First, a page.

### Why do this problem?

This
problem builds on

Triangles in Circles and

Subtended
Angles . It leads to the theorem about right-angles in
circles.

Teachers may find the article

Angle
Measurement: An Opportunity For Equity to be of interest.

### Possible approach

If students are going to be working at individual computers,
demonstrate how the geoboard works - clicking on a coloured rubber
band, dragging it onto a peg and then "stretching" it out onto two
more pegs to make a triangle.

If students will be working on paper ask them to draw right-angled
triangles on their

9-peg
and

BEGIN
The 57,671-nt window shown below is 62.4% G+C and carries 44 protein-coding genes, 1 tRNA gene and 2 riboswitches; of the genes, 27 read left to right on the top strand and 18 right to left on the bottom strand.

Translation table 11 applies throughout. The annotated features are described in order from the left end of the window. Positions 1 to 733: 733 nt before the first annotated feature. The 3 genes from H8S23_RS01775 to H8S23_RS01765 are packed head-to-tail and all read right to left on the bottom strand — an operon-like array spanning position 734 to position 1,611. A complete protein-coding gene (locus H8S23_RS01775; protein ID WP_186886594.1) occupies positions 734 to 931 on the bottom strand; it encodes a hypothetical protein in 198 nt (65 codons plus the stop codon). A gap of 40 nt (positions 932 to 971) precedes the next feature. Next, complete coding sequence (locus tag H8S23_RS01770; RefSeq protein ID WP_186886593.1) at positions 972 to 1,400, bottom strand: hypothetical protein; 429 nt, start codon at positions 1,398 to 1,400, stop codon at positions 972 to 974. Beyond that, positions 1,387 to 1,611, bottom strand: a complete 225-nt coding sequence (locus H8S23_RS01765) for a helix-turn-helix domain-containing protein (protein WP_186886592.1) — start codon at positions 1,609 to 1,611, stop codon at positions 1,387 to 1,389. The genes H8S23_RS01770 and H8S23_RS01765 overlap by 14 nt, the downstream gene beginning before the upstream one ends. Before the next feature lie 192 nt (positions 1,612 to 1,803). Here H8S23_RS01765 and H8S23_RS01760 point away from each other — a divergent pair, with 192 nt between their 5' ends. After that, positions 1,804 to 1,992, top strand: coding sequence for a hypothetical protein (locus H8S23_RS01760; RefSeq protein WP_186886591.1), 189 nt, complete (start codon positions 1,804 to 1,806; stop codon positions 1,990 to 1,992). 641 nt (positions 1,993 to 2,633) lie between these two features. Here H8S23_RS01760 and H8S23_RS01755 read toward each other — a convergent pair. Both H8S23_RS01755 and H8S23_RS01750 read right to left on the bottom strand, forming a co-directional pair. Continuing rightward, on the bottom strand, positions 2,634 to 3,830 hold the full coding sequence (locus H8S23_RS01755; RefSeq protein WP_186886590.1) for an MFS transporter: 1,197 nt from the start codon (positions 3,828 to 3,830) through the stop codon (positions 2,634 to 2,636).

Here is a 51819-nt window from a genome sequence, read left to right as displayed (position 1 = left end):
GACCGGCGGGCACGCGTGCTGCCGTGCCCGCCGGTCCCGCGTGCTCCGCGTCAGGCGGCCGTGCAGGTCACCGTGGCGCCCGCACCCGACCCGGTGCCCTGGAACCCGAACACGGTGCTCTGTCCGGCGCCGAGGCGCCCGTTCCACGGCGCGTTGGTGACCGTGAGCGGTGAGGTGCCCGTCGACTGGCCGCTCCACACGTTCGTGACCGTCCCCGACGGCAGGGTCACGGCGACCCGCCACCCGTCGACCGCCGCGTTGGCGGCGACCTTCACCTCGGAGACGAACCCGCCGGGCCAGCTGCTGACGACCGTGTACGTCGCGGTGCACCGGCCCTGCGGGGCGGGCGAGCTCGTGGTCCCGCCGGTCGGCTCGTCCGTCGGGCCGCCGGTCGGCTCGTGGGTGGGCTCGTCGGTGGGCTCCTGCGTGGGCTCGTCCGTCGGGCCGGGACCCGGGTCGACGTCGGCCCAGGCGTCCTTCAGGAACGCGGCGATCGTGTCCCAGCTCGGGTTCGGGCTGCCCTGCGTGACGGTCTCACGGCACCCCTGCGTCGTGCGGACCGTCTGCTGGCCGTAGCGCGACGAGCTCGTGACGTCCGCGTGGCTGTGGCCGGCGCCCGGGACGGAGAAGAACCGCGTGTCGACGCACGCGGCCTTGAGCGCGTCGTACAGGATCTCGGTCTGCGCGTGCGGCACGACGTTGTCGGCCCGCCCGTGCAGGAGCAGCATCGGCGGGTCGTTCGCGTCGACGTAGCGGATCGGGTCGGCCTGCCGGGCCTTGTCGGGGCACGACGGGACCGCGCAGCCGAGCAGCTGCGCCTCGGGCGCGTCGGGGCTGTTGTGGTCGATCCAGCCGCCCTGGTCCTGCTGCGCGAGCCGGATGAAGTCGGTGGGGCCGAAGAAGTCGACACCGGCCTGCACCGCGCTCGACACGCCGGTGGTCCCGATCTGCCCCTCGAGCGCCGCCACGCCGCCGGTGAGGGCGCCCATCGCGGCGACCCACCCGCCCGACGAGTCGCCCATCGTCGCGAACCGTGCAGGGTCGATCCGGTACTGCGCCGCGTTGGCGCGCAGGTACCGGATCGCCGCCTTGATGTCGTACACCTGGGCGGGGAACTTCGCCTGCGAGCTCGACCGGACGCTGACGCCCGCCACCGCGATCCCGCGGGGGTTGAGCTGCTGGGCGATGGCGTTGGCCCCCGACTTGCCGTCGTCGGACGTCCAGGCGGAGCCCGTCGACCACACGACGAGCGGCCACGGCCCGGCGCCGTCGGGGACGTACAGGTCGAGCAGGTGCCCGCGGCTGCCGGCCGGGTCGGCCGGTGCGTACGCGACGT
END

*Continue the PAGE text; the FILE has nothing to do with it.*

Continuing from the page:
12-peg circles.

How many different triangles can they find?

How do they know they are right-angled?

What is special about the right-angled triangles?

Draw together conjectures which might mention the number of dots on
the circle and the need to be able to join two points to form a
diameter. Challenge students to justify these conjectures with
convincing arguments. Eventually link this to the work on

Subtended
Angles .

### Key questions

What do we know already that might be useful here?

What is the relationship between the angle at the centre and the
angle at the circumference?

What are the implications of our findings for circles in general
(without dots)?

### Possible extension

Ask students to prove the general case.

### Possible support

Students may need to spend more time convincing themselves when it
is possible to make right-angled triangles.

Here is a sheet with 10-peg,
12-peg and 16-peg circles to support them in investigating other
cases.